Recommendations and Actions
Program design criteria are merely the foundation for more efficient and effective federal programs. To establish a credible discipline of program design, the criteria and the technology used in successful design should be developed more fully throughout the federal government. The following are recommendations for developing a formal discipline of program design.
To enhance congressional program design performance, the PMC should:
--work with the Congressional Research Service (CRS) to include consideration of program design concepts in all relevant training and materials provided by CRS; and
--encourage the participation of CRS, key congressional staff, the Congressional Budget Office (CBO), and the General Accounting Office (GAO) in program design courses that are developed under the next action (DES04).
Many, if not most, federal programs originate in Congress. Yet program design as a concept or a function is given scant attention there. Among the offices that participate in the preparation of legislation, varying degrees of emphasis are placed on program design. And there is no general, consistent pattern of the use of these offices. The principal drafters of legislation--the Offices of the Legislative Counsel of the Senate and the House-- while they do not make program policy, generally do provide a legal framework and historical context that provide a basis for the program design process. CRS, GAO, and CBO often play significant roles in providing analyses and information used to prepare legislation and in reviewing and shaping draft legislation, and thus contribute to program design.
CBO's role is generally limited to analysis of the fiscal implications of proposed legislation. Evaluation of cost-effectiveness and efficiency of a proposed program as well as its financial viability might be an appropriate expansion of the traditional CBO role. CRS also offers extensive training programs and provides research materials to congressional staff on a wide range of subjects, many of which could have significant program design implications. If all these offices were able and willing to provide expert advice on program design, members and staff of Congress would be better equipped to apply the recommended program design criteria.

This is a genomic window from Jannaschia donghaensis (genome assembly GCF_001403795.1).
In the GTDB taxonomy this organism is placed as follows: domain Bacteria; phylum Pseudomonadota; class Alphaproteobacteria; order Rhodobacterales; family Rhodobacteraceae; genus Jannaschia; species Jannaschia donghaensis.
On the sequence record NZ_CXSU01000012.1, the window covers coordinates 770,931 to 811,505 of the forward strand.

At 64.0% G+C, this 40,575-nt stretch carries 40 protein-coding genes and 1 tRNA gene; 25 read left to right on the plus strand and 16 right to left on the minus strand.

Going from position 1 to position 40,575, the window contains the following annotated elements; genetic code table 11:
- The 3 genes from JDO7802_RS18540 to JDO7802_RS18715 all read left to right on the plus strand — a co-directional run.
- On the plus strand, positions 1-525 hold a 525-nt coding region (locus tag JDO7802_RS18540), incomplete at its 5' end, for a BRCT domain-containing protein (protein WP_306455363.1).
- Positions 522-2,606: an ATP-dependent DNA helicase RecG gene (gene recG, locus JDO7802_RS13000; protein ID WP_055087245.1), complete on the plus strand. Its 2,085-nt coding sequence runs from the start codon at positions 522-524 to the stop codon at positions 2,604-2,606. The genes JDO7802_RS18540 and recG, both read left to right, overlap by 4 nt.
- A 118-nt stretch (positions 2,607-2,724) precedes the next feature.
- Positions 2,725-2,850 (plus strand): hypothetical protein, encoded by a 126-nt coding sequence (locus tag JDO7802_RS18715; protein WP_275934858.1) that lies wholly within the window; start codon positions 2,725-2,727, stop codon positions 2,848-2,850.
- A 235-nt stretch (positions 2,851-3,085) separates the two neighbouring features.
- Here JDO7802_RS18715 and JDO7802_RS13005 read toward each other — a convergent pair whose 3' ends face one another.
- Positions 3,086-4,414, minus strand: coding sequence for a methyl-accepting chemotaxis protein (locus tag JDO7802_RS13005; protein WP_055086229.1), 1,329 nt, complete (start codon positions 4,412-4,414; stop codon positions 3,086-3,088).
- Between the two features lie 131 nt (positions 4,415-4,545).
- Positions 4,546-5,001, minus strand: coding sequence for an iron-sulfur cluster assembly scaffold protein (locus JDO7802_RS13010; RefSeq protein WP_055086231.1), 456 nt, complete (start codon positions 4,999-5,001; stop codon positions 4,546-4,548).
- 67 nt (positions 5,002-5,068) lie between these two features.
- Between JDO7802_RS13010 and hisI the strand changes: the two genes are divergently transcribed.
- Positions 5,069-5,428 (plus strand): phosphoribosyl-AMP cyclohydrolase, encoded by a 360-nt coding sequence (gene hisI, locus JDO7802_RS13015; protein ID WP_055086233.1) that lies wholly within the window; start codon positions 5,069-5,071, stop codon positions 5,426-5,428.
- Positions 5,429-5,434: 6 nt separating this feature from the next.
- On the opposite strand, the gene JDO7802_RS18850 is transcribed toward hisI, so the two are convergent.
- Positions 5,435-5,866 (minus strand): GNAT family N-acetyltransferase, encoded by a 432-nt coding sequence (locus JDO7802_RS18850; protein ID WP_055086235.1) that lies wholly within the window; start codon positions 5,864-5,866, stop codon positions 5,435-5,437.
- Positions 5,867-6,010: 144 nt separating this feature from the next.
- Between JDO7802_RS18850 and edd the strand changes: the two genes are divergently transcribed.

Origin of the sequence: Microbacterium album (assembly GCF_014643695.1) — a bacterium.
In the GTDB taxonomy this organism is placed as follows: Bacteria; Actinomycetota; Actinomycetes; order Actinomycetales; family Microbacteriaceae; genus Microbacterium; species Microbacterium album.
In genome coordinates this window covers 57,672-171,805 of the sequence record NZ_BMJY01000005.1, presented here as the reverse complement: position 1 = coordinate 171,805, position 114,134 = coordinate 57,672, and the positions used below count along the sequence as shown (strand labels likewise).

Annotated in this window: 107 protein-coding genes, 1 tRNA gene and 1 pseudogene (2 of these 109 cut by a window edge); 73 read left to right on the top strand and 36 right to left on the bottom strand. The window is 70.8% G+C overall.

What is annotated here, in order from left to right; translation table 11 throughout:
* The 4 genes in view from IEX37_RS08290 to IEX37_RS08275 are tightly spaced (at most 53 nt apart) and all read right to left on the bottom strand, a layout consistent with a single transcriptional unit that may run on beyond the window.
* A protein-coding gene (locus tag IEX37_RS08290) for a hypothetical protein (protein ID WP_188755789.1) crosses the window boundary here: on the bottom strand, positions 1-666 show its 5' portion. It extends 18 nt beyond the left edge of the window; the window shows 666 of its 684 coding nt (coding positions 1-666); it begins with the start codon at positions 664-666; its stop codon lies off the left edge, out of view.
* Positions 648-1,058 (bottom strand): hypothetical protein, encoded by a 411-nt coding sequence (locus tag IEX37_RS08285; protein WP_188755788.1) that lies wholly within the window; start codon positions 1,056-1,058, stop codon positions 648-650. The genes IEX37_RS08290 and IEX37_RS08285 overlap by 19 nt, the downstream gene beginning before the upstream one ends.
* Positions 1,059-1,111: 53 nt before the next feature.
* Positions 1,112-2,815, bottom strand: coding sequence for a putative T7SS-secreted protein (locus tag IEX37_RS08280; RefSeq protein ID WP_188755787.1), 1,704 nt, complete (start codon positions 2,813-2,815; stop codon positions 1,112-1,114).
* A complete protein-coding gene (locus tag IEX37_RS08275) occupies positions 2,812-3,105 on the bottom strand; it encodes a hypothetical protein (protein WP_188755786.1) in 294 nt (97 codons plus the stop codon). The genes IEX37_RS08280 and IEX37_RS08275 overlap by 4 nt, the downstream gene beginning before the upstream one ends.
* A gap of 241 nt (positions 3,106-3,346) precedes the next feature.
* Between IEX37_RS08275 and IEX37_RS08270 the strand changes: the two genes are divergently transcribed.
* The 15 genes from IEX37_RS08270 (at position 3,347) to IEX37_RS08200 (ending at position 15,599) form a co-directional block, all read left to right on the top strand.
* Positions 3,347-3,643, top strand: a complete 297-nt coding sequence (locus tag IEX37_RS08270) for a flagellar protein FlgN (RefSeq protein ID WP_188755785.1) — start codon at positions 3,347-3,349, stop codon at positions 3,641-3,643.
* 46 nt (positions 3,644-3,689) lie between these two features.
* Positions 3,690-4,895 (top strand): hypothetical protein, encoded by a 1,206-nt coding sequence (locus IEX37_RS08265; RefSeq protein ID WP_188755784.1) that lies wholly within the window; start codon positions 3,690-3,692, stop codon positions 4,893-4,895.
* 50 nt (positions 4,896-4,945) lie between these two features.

Strengthening program design capabilities and encouraging greater use of available resources in the legislative branch would not only improve program design, it would also enhance the formulation of programs by framing the debates which occur on and off the floors of both Houses. Ideally, the individuals developing program design in Congress would cooperate on the design of new programs as well as share expertise concerning tools of public action and obstacles to solid program design. This cooperation would also be extended by congressional offices and staff to the executive branch at the agency level and to the Executive Office of the President and could perhaps reduce some of the traditional friction between these two branches of government.[Endnote 2]
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